One week after the birth of my son, I found myself lying down with a heating pad under my back, an ice pack over my vagina, and hooked up to my breast pump for several hours of the day. While I was not sure what to expect after childbirth… this certainly was not the picture I had in my head.
Postpartum Healing Misconceptions
One of the hardest parts of the fourth trimester is that you may not even know there is one. As expecting moms, we give a lot of attention and do a lot of preparation for pregnancy and childbirth, but often do very little preparation for life after the birth.
The fourth trimester is commonly considered a time of transition for a baby from the womb to the world. However, it is also a time of transition for the mother. Her body is healing and recovering from the past 10 months of pregnancy and childbirth while also navigating the waters of life with a newborn. Many changes are taking place and yet new moms receive very little guidance on physical recovery, breastfeeding and pumping, and transitioning back into day-to-day life. There were so many times I thought, “I wish someone would have told me this sooner!” Well mommas, wait no longer, because here ya go!
What To Know About Breastfeeding
It’s hard, y’all. Like really hard. I saw my twin sister pop her days-old baby on her boob like it was no big deal, and I thought that’s how breastfeeding worked. Well, not so, friends. It was neither intuitive or comfortable for me, and the lack of support in the hospital and once home had me scouring the internet at all hours of the night unsure of what to do.
So my advice is to get informed before your baby arrives! Here are some resources I found helpful and a few recommendations:
- Two great books are Ina May’s Guide to Breastfeeding and The Womanly Art of Breastfeeding. Having an idea of what to expect can be helpful so once the baby arrives you have some education and background about when to start breastfeeding, how it should feel, and when to get more support.
- Work with a lactation consultant to guide you through latching, feeding, milk supply issues, and using a breast pump to help minimize stress and help you focus on your physical recovery and snuggling with your new baby. Ashland Breast Pumps provides support in-home consults with board certified lactation consultants through their Lactation Network! I had no idea if my son was getting enough milk, how often to feed him, should I wake him to feed, when to start pumping, or even what breast pump was the best for me.
- Pick the best breast pump for you! Ashland Breast Pumps can also connect new and expectant mothers all over the country with free insurance covered breast pumps. They help you select which breast pump is right for your lifestyle, deliver it directly to your doorstep, and work with your insurance provider to secure breast pumps, parts and accessories. There are different pumps, different suctions, different size flanges depending on your breast size… who knew?! Ashland Breast Pumps can help you navigate these questions.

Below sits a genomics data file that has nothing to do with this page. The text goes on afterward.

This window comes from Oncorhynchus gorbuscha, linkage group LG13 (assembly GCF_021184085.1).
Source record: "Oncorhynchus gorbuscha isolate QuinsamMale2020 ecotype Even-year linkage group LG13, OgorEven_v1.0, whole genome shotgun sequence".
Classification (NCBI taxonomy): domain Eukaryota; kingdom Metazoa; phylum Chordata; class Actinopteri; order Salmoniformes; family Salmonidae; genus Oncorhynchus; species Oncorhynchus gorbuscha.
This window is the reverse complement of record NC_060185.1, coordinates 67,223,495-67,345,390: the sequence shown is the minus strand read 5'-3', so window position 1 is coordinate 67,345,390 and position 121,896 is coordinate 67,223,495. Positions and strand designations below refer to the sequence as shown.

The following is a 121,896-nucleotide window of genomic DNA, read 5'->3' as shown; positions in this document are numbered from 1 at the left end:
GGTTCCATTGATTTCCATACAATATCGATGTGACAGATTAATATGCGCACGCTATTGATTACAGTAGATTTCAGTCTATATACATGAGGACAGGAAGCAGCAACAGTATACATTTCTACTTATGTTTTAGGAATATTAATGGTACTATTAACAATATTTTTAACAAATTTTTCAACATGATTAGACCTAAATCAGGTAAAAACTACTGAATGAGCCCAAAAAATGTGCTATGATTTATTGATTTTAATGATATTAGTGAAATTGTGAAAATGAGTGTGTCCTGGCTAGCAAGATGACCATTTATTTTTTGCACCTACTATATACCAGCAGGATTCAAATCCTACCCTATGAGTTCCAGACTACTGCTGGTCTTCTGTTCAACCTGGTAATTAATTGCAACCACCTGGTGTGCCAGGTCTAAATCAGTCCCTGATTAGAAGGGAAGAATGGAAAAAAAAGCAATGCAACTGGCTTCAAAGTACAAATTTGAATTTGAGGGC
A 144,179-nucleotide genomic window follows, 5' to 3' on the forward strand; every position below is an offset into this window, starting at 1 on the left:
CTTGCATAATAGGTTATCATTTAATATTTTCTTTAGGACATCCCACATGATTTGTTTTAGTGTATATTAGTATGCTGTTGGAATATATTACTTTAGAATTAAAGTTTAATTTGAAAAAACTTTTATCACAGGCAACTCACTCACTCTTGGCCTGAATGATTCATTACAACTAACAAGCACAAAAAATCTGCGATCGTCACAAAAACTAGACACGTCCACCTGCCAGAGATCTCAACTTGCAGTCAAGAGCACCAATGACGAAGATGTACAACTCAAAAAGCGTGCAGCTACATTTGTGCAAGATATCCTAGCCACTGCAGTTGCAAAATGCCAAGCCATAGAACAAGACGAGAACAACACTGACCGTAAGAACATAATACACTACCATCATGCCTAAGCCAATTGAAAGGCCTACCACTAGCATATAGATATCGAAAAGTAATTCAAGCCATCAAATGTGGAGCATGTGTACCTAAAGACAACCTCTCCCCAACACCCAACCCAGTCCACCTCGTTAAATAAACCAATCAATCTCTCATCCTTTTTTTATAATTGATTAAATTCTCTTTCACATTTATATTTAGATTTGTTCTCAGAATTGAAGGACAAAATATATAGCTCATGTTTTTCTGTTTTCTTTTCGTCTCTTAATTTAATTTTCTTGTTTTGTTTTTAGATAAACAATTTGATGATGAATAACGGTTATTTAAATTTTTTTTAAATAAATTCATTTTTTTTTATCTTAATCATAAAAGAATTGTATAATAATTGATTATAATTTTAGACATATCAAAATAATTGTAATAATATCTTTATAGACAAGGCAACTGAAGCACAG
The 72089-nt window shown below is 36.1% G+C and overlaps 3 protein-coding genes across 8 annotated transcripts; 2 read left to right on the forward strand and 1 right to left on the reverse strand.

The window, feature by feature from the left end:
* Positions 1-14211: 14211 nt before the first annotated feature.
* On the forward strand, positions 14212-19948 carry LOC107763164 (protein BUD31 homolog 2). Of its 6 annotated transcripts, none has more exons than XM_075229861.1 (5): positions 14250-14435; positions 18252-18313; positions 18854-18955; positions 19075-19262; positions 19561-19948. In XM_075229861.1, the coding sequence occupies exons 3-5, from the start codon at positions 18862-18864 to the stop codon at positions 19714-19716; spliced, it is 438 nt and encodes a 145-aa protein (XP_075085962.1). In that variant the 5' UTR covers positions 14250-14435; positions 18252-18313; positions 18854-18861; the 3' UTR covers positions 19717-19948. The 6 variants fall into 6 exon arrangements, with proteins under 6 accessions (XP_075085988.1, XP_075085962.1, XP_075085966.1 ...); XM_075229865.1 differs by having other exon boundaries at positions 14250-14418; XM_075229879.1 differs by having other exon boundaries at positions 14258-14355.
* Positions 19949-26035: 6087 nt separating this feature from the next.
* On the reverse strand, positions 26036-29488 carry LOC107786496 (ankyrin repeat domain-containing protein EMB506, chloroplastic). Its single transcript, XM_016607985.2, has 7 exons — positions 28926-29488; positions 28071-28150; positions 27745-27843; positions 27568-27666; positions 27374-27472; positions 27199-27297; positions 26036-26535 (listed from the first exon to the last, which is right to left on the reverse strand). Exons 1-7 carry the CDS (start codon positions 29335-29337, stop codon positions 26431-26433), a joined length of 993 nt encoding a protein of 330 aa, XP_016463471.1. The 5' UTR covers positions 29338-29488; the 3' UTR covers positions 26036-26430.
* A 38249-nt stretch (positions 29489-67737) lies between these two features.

- Hang in there. Know when to keep going and know when it’s not serving you. This is not always clear! There is so much pressure that “breast is best” and I really feel “fed is best.” So be gentle with yourself, know you are doing the best you can, and if ever you feel it might be time to stop (whether that’s at two days or two months or two years) don’t feel guilty about it. We have a long road of motherhood ahead of us and we can’t be beating ourselves up at the very start of the journey.
Baby Your Lady Bits
During the fourth trimester, your pelvic floor and abdominal muscles are healing. Take the first few weeks to rest and recover before rushing back into day to day life. Here are some strategies to help early recovery:
- Trauma to the pelvic floor from pushing for a prolonged period, use of forceps or vacuum, or a perineal tear or episiotomy can cause pain. For the first several days, ice is your best friend. Use an ice pack, bag of frozen peas, or a pad-sicle (a frozen witch hazel soaked maxi-pad) over your vaginal area for 20-30 minutes several times a day. After using ice for the first 3-5 days, switch to taking a sitz bath to promote circulation and healing.
- Start performing kegels 2-4 weeks post-delivery. This may be the last thing on your mind, but performing these exercises early on can promote blood flow to the pelvic floor area to promote healing and re-engage with deconditioned muscles.
- Following a perineal tear or episiotomy, you can begin massaging your scar gently once it has completely healed. Get confirmation from your doctor or midwife that the scar is healed and work with a pelvic health PT or do an online session with one of our therapists.